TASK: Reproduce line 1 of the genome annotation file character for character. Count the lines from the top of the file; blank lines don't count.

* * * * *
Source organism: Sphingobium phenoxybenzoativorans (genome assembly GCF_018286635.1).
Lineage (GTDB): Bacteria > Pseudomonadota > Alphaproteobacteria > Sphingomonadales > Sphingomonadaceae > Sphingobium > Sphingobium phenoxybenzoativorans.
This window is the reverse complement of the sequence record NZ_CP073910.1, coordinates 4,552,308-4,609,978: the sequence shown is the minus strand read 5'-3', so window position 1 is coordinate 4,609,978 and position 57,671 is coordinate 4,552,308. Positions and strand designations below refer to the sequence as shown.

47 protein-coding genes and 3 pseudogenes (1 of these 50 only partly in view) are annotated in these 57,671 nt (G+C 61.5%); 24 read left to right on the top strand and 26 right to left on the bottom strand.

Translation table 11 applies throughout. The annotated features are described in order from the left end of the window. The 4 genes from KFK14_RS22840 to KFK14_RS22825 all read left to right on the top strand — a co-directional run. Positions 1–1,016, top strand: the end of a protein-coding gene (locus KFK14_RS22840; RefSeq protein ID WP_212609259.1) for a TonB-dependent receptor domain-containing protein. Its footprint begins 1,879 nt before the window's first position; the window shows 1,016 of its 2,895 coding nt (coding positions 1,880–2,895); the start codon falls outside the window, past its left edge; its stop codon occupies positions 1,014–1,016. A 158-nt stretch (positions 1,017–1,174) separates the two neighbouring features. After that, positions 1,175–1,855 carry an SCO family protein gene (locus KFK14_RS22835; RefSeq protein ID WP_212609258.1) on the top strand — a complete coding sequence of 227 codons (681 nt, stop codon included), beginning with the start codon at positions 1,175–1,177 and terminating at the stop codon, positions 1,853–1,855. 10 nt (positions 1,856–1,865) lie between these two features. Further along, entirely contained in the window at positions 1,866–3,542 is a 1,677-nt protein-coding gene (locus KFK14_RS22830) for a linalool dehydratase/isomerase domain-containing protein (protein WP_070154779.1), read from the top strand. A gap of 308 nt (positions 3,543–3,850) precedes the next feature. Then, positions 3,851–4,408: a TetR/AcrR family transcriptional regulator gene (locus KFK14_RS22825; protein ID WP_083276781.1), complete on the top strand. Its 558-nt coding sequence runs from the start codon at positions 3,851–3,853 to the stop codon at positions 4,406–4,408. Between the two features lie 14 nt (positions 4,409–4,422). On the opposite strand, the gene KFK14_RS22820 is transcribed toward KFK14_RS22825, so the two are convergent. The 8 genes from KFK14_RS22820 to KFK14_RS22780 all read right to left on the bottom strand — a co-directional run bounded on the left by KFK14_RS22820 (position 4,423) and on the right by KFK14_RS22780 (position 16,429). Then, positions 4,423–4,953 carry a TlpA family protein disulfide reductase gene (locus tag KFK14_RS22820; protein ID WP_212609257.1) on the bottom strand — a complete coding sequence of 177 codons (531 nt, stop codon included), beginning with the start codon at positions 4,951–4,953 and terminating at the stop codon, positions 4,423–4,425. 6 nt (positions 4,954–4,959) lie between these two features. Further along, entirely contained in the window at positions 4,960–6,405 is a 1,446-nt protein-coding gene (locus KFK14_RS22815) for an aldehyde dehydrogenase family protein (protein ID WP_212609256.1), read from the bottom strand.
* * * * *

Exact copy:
Source organism: Sphingobium phenoxybenzoativorans (genome assembly GCF_018286635.1).